He’s too blame for it hitting the UK 

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Nathan
Posted (edited)
2 minutes ago, Miss Dolly said:

He’s too blame for it hitting the UK 

While I genuinely love your hatred of Boris Johnson, this recession is global and was always going to hit the U.K. regardless of who was in charge.

However, him wasting billions in the pandemic, and pulling us out the EU will absolutely make it harder for us to get through the next few years.

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AnnaNicoleSmith

So does it mean even less chances for me to get a job? :poot: 

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Economy
6 hours ago, Miss Dolly said:

He’s too blame for it hitting the UK 

 

6 hours ago, Nathan said:

While I genuinely love your hatred of Boris Johnson, this recession is global and was always going to hit the U.K. regardless of who was in charge.

However, him wasting billions in the pandemic, and pulling us out the EU will absolutely make it harder for us to get through the next few years.

@Nathan is right. The dynamics at play are too major and inescapable

 

Bad leaders can make the situation a little worse, but they aren't to blame that it's happening

 

Look at my Country (Canada). We get a lot of offsetting factors right now and are among the best positioned because not only are we more isolated from direct trade with Russia/Ukraine... We also export a lot of comodities that have gone up in price (Oil, Natural Gas, Lumber, Grain, Metals etc) so our exports are on fire right now in those sectors. Our trade surplus is hitting close to all time highs right now, and our budget deficit is falling from all that revenue with the Provinces that export the most like Alberta swinging Tina budget surplus

 

Add to the Trudeau and the Liberals while I don't agree with every single thing they do I think overall they handled the crisis reasonably well and we gave people the most assistance of any major advanced economy running a deficit of 20% of GDP at the peak of the crisis just infusing mass stimulus and checks etc

 

Despite all these advantages in our situation and strong growth of late and lowest unemployment since 1976, Canada is forecast to also join the recession. Maybe not as severely, but it's expected to. Because the disruptions to chains will hurt our industrial sector so much that our high in demand natural resources can't fully compensate for it. And we can't do anything about that fact that supply disruptions are putting the economies capacity at a lower level than it normally would be so we're already overheating with high inflation which will hurt consumer spending

 

You can be in the best if conditions and still slip into this recession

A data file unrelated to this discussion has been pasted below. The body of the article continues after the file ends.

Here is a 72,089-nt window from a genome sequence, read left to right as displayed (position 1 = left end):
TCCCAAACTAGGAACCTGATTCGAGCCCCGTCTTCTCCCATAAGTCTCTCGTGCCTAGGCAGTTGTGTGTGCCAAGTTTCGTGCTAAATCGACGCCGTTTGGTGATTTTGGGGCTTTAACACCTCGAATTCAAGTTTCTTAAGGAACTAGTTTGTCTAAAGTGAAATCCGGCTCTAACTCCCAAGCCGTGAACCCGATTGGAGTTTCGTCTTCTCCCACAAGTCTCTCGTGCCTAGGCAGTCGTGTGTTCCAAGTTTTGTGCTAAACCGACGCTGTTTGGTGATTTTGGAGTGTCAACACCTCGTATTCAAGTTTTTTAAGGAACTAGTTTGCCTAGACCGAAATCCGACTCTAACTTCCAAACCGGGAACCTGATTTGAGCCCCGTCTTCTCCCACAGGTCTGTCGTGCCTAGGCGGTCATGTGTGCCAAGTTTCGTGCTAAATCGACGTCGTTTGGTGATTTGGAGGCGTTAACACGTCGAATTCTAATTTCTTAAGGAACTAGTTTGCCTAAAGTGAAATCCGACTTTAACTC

You can blame Boris Johnson for making a lot of stuff worse but no leader would have been able to prevent this from hitting the UK. That's just not a reasonable expectation of any leader

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TEANUS

It’s only gonna get worse especially in the US because we can’t find a good administration. It’s been battle after battle of the evils since Bush

British social ladies with upturned pinkies, glasses clinking // xoxoTEANUS
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Lady JarJar

Is it ever going to get better?

Wah wah auh auh auh wo ma wo mama jar jar auh auh auh, meesa want bad romance!
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Economy
45 minutes ago, TEANUS said:

It’s only gonna get worse especially in the US because we can’t find a good administration. It’s been battle after battle of the evils since Bush

Yeah these leaders aren't making policies to help ppl properly

 

But that is more long term deterioration or stagnation... 

 

In the short term tho this downturn if it happens as expected will have more to do with short term cyclical swings and pandemic/war disruptions and less to do with whoever is in charge

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Economy
23 minutes ago, Lady JarJar said:

Is it ever going to get better?

When China stops locking down their factories creating shortages every time 2 covid cases pop up and when the Russia-Ukraine war ends or at least eases

 

Regarding China I don't get why they still keep targeting COVID 0. Like it's endemic at this stage it's here to stay... It's always gonna come back, the time to try to eliminate it is long gone

 

It has mutated into multiple strains and is way more contagious than the original virus. COVID 0 isn't realistic anymore. They need to move on

 

What's happening right now is the economy is overheating because demand is exceeding the economies maximum output capacity of goods and services. Usually this occurs when the economy has gone thru a big boom and the last stages of its peak. At this point inflation surges because the economy cannot produce anymore than it does cuz unemployment is low, not many left to hire and factories run at maximum capacity. The economy cannot respond to even higher demand and prices surge and it has reached its peak

 

But because of the war and pandemic shutdown disruptions to supply chains, the economy has reached its productive capacity ceiling at a lower level than normal. Normally the current level of demand wouldn't cause overheating yet but these disruptions are artificially lowering our maximum productive capacity. The demand is there but we can't respond to it with output so the economy just overheats, sellers can take advantage and over charge for products (hence high inflation) and that causes a downturn eventually cuz high prices drain people's savings and purchasing power